Wednesday, October 29, 2014

Does new Right to Information circular endanger activists?

A recent department of personnel and training (DoPT) memorandum, directing all ministries and government departments to upload applications received under the Right to Information (RTI) Act and replies given on their websites, has opened a Pandora's box. 

Owing to lack of clarity in this circular, several RTI activists and legal experts fear the process may result in disclosure of applicants' names and endanger them. Some others, though, say such a disclosure is in the interest of transparency. 

Uploading RTI applications and replies (including appeals) is expected to bring in transparency. Further, it will avoid queries on information already available in public domain. However, the DoPT memorandum dated October 21 makes no specific mention of whether information seekers' personal details will be revealed while uploading their queries, thus sparking off fears. 

If names are revealed, there are fears that RTI activists could face attacks. Till date, around 42 RTI activists have been murdered and over 300 assaulted, says Venkatesh Nayak, RTI activist and programme coordinator at the Commonwealth Human Rights Initiative. 

"India doesn't have overarching privacy laws like the UK's Data Protection Act," says Nayak. In the UK, replies to queries given to applicants under the Freedom of Information Act (akin to our RTI Act) are uploaded with applicants' names blanked out. However, RTI applicants' identity could possibly be protected by an earlier DoPT memorandum issued on January 6, based on a Calcutta high court order. 

This order held that applicants need not disclose any personal details while filing RTI queries, other than their post office (PO) box numbers. Government bodies could insist on personal details, only if they are faced any difficulty with the PO box number. In this scenario, though, the court stated: "It would be the solemn duty of the authorities to hide such information, particularly from their websites so that people at large would not know of the applicant's personal details."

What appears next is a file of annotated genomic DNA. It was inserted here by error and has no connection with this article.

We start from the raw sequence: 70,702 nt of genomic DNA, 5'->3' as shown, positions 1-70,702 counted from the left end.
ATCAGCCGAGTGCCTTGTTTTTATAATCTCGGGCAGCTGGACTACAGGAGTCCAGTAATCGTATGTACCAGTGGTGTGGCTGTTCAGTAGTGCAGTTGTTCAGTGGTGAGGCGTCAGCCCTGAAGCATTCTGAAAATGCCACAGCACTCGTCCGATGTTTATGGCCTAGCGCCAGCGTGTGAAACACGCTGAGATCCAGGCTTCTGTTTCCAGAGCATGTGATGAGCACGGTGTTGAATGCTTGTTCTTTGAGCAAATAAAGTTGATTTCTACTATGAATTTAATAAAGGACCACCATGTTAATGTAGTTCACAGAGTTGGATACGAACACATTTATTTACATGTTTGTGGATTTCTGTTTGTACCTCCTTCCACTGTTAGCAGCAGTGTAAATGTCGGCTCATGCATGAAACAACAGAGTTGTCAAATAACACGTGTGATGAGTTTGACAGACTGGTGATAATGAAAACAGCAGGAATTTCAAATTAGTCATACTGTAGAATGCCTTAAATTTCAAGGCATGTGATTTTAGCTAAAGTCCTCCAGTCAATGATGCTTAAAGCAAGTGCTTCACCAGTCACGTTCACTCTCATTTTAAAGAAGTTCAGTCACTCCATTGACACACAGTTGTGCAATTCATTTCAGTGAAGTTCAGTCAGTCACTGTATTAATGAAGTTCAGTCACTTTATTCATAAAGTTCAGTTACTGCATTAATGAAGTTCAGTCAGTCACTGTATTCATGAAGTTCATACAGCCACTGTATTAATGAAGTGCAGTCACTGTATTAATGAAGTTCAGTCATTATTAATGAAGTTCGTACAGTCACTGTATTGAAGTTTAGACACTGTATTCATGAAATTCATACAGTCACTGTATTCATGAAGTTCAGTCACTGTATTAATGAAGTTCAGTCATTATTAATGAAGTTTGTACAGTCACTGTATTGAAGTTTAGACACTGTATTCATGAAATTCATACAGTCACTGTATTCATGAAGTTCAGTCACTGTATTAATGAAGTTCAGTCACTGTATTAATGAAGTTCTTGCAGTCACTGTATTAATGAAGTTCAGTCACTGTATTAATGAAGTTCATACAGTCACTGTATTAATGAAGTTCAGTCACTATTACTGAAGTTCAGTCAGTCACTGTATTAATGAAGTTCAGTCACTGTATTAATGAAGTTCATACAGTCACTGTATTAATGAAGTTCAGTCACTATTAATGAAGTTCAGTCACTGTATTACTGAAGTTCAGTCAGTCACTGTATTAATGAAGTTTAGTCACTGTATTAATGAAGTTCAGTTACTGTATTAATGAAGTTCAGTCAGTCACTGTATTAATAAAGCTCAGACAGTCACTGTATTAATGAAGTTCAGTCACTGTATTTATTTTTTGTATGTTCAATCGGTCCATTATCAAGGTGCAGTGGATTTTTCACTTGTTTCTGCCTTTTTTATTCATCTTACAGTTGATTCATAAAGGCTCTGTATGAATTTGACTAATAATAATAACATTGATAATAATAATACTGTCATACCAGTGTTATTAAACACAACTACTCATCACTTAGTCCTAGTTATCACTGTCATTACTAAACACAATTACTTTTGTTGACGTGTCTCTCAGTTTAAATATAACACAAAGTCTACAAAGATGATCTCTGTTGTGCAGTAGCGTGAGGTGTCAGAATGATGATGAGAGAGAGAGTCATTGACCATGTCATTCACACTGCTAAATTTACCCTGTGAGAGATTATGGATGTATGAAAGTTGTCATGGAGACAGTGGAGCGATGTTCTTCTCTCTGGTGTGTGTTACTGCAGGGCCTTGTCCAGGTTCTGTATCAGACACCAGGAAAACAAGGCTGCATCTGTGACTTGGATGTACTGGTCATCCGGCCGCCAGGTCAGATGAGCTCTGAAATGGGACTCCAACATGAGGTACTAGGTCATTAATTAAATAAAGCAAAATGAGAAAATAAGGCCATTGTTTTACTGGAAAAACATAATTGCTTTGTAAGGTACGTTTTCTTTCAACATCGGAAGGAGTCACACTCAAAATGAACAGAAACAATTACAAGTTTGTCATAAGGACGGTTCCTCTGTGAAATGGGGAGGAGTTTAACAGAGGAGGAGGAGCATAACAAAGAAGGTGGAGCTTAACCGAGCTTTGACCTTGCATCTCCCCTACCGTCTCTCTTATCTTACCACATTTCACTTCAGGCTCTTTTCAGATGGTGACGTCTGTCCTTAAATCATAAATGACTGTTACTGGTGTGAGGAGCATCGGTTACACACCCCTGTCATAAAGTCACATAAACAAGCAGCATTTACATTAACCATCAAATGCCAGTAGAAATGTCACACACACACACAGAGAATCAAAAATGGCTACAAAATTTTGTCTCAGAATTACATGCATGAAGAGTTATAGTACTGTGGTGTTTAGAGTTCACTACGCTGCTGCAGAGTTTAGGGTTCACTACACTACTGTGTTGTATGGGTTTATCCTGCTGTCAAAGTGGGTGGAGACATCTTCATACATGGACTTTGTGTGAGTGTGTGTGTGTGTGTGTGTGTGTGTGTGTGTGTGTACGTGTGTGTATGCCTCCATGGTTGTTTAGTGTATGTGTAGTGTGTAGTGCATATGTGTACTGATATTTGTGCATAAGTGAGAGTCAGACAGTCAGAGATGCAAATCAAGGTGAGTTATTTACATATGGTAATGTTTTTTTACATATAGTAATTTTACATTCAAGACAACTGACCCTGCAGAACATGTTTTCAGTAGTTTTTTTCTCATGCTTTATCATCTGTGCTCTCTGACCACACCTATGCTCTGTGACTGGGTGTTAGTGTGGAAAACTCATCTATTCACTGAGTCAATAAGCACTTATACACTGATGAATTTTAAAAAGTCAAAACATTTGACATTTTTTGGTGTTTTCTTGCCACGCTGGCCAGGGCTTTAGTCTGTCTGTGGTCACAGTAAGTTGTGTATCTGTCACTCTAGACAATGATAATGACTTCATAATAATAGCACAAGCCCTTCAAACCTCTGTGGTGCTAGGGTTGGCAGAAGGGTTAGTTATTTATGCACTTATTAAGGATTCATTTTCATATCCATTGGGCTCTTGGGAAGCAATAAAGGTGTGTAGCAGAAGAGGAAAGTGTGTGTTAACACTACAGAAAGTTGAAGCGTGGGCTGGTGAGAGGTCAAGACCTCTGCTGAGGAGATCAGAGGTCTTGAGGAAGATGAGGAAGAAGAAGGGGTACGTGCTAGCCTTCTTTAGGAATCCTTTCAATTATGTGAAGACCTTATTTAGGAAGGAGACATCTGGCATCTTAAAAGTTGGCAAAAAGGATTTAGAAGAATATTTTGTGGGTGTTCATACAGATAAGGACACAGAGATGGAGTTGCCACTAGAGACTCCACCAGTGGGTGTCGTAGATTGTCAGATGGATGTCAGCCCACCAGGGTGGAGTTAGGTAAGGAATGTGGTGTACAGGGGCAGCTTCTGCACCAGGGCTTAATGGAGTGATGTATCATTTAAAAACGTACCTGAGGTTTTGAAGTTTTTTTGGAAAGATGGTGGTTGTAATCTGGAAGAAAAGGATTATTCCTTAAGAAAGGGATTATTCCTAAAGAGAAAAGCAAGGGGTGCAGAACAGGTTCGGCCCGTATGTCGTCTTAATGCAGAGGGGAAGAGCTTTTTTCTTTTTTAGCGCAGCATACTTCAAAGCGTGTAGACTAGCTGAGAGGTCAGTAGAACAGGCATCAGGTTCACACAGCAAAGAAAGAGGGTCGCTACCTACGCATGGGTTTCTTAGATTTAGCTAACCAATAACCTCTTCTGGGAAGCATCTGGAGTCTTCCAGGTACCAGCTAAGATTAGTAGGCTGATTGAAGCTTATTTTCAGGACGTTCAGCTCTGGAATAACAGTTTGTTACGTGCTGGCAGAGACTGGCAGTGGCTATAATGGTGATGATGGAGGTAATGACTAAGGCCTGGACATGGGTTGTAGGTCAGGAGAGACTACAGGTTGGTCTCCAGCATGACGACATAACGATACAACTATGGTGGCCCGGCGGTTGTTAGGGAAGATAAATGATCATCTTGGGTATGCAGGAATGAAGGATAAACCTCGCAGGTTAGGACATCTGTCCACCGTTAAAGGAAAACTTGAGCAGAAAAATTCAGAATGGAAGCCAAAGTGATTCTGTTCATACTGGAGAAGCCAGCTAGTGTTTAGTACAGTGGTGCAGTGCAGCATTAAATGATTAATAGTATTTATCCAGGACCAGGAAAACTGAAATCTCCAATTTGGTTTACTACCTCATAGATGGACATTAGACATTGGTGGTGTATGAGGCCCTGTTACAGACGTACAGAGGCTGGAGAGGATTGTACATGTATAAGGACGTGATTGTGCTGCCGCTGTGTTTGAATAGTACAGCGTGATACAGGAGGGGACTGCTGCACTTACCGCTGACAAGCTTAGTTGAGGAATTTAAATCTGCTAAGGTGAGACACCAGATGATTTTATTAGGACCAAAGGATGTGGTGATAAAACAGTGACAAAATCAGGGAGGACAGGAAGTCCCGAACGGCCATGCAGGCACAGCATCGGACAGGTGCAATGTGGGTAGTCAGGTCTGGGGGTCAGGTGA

However, a high court order, unlike that of the Supreme Court is not the law of the land. "DoPT's memorandum based on the Calcutta high court order and its recent memorandum are only binding on the DoPT. It would only have 'persuasive powers' on other government departments and ministries. Thus, a ministry can choose to upload RTI queries with or without applicants' names or choose not to upload any RTI query, because DoPT's OMs strictly speaking are only guidelines and not law," says Nayak. 

TOI spoke with a few officials from various ministries who agree that a clarification regarding disclosure of the applicant's name would be helpful. 

"If India wants to protect RTI activists' identity, it must amend the RTI Act or pass a government-notified rule on the matter," adds Nayak. 

Opinion is divided on the need to do so. "Responses to RTI queries are public documents. Information should be denied only as per exemptions in the Act and no general exemption can be sought for the names of RTI applicants," says Shailesh Gandhi, RTI activist and former Central Information Commissioner. 

"Everyone who takes on powerful interests, whether or not they use RTI, put themselves in danger. Why should RTI activists have separate protection? We are trying to create better systems for all and not create a new class of VIPs," says Gandhi. 

"If very sensitive information is asked for we are aware of the fact that it is usually not provided by the PIO and during the process of appeals the applicant's name is leaked to the affected party. Unfortunately, this will continue irrespective of whether peoples' names are on government websites. A very few (probably less than 1% to 2%) do use RTI to harass officers or get a favour. Displaying the RTIs would deter them," he says.

Source:-The Economic Times

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